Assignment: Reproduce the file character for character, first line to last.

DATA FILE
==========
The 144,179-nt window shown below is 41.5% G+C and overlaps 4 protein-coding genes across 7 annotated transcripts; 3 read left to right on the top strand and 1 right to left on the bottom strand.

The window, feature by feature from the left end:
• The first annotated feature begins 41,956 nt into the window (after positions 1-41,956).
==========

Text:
The 144,179-nt window shown below is 41.5% G+C and overlaps 4 protein-coding genes across 7 annotated transcripts; 3 read left to right on the top strand and 1 right to left on the bottom strand.

The window, feature by feature from the left end:
• The first annotated feature begins 41,956 nt into the window (after positions 1-41,956).